After three days on a hunger strike, without food or water, nine nursing students have won a meeting with the Nursing Council of New Zealand to discuss their registrations.
However, yesterday's meeting in Wellington was an unsuccessful one for the group.
Former Waiariki Institute of Technology international nursing student Hrishikesh Mangalap Kokkoban, 26, said they were given no valid options and were treated inhumanely.
"When we talked about apples they would talk about oranges. They kept changing the subject and didn't even ask us about our health.
"We are now seeking legal help and are considering calling off the hunger strike."
Fellow international nursing student Matthew Jose said if they were to starve any longer and die he doubted anyone would care. "We have no hope. They are not considering us as humans."
The group, which includes four Waiariki graduates, were protesting after the Nursing Council started declining their applications for nursing registrations from late last year.
The Nursing Council tightened their criteria after they reviewed an Indian diploma in November last year and found it was not up to New Zealand standard. They did the review to assist with the assessment of educational equivalence and the diploma was assessed as being at Level 5, not at the required Level 7.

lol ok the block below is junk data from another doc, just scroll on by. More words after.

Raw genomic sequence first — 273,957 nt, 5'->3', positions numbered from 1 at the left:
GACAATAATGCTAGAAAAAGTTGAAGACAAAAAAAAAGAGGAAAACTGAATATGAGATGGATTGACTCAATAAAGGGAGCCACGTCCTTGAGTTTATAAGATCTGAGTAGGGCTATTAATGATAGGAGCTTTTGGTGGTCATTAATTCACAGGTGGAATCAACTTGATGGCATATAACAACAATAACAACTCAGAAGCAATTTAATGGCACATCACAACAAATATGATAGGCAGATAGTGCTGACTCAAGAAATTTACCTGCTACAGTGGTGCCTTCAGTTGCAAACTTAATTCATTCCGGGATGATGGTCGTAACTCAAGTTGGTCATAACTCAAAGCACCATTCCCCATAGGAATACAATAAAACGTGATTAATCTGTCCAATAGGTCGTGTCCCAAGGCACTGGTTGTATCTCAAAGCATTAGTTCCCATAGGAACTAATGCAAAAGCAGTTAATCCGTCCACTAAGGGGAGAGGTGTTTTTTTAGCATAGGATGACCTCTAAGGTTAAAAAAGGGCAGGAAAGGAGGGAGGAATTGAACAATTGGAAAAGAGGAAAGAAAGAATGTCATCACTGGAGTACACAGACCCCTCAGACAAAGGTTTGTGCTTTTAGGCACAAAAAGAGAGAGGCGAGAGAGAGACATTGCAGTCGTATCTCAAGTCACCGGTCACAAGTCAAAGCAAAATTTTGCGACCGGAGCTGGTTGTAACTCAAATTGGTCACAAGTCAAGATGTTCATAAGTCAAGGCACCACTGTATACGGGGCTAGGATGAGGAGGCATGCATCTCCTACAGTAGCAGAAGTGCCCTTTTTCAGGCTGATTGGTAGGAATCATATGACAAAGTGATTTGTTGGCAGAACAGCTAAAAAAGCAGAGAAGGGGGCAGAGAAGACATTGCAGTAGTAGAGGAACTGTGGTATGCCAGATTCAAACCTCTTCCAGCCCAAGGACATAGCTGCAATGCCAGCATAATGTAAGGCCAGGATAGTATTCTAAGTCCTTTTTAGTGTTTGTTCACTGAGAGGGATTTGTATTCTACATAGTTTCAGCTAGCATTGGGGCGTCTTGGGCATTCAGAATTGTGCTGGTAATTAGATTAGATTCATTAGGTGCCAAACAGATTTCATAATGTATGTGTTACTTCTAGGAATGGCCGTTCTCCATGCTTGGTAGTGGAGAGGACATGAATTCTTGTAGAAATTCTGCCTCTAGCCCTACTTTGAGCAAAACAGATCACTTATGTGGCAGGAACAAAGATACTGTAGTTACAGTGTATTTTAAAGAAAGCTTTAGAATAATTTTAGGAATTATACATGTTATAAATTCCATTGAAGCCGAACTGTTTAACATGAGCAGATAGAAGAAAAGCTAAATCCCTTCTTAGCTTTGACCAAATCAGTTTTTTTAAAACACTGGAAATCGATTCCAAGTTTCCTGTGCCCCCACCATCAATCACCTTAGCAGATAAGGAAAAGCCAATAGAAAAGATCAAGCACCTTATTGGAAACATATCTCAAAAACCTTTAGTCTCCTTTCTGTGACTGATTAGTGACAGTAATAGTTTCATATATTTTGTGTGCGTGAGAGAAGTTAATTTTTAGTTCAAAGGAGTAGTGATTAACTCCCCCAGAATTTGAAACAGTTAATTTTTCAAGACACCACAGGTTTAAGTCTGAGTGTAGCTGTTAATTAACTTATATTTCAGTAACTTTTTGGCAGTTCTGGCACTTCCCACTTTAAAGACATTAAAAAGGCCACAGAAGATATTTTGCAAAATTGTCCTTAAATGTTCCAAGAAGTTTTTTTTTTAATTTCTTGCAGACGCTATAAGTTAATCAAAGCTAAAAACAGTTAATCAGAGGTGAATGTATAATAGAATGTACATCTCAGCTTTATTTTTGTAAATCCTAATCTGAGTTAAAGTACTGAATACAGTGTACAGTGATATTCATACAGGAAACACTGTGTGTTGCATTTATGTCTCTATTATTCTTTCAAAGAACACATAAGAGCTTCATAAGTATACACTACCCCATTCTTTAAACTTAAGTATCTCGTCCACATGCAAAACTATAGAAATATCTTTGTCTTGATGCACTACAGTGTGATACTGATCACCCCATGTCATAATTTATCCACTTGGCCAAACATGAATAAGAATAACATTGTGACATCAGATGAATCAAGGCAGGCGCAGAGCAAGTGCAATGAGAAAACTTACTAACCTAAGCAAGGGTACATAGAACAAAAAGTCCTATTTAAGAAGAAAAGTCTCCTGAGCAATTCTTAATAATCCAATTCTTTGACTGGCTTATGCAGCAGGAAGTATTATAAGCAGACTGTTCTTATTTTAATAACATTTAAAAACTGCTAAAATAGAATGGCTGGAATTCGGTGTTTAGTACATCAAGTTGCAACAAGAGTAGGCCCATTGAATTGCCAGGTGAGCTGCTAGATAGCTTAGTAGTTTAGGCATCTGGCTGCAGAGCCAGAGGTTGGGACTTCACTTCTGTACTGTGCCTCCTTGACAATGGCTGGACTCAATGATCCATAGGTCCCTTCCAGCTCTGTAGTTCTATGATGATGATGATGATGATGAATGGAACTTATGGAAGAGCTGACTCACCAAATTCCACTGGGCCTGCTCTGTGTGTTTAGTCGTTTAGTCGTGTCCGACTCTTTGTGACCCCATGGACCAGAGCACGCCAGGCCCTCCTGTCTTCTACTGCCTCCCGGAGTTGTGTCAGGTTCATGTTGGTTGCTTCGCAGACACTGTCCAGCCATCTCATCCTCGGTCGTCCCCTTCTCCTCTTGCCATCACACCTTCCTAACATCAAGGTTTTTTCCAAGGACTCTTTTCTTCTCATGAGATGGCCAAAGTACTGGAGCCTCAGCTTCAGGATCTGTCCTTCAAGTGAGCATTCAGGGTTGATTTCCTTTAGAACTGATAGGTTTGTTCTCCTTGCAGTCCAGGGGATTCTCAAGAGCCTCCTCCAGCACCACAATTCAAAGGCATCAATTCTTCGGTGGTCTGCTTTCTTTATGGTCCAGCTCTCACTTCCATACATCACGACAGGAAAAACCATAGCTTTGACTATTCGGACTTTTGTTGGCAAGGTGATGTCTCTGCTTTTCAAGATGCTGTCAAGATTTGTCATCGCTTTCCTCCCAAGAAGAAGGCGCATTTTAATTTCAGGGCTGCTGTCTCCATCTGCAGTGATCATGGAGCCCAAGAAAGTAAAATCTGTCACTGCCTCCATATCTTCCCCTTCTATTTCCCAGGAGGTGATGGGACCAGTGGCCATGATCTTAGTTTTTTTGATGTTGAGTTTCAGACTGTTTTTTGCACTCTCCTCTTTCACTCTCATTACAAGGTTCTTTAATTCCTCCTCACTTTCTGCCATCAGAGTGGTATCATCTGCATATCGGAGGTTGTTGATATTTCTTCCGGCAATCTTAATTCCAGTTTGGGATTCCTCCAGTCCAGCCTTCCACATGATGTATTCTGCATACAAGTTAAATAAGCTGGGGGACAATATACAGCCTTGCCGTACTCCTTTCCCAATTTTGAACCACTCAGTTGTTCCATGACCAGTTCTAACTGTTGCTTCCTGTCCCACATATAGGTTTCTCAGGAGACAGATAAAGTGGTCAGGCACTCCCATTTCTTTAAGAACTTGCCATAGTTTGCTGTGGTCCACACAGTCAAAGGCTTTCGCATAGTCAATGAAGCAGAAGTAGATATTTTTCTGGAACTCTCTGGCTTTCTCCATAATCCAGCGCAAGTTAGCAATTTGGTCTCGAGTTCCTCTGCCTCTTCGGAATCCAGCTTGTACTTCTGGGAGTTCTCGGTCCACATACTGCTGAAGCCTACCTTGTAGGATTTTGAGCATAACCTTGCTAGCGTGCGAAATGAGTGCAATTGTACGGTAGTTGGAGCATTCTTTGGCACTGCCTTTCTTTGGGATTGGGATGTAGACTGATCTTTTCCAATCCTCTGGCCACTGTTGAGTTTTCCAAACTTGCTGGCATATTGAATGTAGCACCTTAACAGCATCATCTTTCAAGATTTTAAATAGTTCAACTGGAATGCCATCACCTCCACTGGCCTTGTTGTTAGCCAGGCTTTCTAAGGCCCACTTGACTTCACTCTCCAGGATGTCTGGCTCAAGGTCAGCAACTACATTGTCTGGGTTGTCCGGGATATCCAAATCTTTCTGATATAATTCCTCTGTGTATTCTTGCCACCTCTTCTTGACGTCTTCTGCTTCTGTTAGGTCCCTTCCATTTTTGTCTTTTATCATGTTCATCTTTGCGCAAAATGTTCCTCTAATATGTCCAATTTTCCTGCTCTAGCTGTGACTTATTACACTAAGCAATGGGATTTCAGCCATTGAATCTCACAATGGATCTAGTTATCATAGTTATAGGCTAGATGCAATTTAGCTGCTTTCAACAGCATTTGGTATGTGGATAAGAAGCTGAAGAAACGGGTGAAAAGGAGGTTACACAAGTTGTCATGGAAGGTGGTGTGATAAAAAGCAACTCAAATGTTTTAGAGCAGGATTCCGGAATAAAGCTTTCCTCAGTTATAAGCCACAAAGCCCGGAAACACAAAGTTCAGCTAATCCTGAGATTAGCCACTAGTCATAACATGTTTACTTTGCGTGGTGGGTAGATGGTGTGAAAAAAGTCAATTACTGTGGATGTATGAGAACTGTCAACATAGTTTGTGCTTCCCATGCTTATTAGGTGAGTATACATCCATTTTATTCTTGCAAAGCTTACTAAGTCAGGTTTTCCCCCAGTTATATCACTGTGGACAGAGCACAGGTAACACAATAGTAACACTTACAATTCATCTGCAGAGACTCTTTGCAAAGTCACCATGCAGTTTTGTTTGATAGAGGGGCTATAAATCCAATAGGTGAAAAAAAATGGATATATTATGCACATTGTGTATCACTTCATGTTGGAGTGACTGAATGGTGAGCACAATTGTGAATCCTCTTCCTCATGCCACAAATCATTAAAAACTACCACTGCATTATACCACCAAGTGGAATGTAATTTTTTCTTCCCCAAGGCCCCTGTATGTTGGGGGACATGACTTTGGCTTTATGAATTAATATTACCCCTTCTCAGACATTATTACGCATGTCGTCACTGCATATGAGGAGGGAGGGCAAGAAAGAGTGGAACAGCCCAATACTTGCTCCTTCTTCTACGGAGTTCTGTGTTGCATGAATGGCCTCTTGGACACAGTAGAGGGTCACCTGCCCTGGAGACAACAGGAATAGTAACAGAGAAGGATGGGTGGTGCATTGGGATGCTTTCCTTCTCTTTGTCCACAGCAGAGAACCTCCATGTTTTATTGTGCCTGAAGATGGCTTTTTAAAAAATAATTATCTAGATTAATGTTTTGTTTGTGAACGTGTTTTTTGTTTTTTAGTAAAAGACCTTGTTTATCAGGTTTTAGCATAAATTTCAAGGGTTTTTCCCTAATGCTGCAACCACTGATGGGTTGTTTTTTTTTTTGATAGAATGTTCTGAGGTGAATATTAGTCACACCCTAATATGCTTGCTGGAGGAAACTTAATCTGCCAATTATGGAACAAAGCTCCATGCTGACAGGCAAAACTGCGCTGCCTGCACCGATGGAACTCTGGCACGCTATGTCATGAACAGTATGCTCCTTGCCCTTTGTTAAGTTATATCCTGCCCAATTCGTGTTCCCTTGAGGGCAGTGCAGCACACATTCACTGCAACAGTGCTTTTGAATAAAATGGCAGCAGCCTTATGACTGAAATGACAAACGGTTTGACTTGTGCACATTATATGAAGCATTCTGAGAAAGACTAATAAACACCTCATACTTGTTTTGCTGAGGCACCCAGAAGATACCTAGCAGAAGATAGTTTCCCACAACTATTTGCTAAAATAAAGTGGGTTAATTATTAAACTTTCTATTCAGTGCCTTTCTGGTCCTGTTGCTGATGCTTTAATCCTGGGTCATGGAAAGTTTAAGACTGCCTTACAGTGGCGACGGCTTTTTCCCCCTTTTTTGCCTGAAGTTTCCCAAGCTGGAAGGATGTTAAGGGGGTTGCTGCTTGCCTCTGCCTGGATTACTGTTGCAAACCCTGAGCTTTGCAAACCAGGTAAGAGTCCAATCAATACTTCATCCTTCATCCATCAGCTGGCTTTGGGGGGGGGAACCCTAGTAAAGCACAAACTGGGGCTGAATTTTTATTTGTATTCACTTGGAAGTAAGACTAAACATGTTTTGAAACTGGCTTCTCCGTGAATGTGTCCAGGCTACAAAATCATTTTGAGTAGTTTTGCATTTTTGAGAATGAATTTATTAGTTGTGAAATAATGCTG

Nursing Council chief executive Carolyn Reed said they met with the students yesterday to present all the options available to them.
She said these options included becoming an enrolled nurse, which is a lower qualification than a registered nurse, or retraining completely, meaning they would need to complete between 18 months and two years of additional study, costing tens of thousands of dollars.
"I believe what is stopping the students from taking the pathways offered is that they have an expectation that they will be registered in the 'registered nurse' scope of practice," Mrs Reed said.
"The Nursing Council's role is to protect public safety. All nurses registering in New Zealand, whether new graduates or overseas-registered nurses, are required to meet the same standard."
The students say they had no understanding they would be in this situation when they spent thousands of dollars to come to New Zealand. They believe something should be done to give them a better pathway into receiving their nursing registrations.
About 300 affected students and recent graduates from Waiariki are in the same predicament after studying the Graduate Certificate in Infection Prevention and Control course.
The Nursing Council and Qualifications Authority (NZQA) will meet with the rest of the affected Waiariki students today.
"The council has not yet had an opportunity to meet with this group so will listen to their questions and comments about the options they have been offered," Mrs Reed said.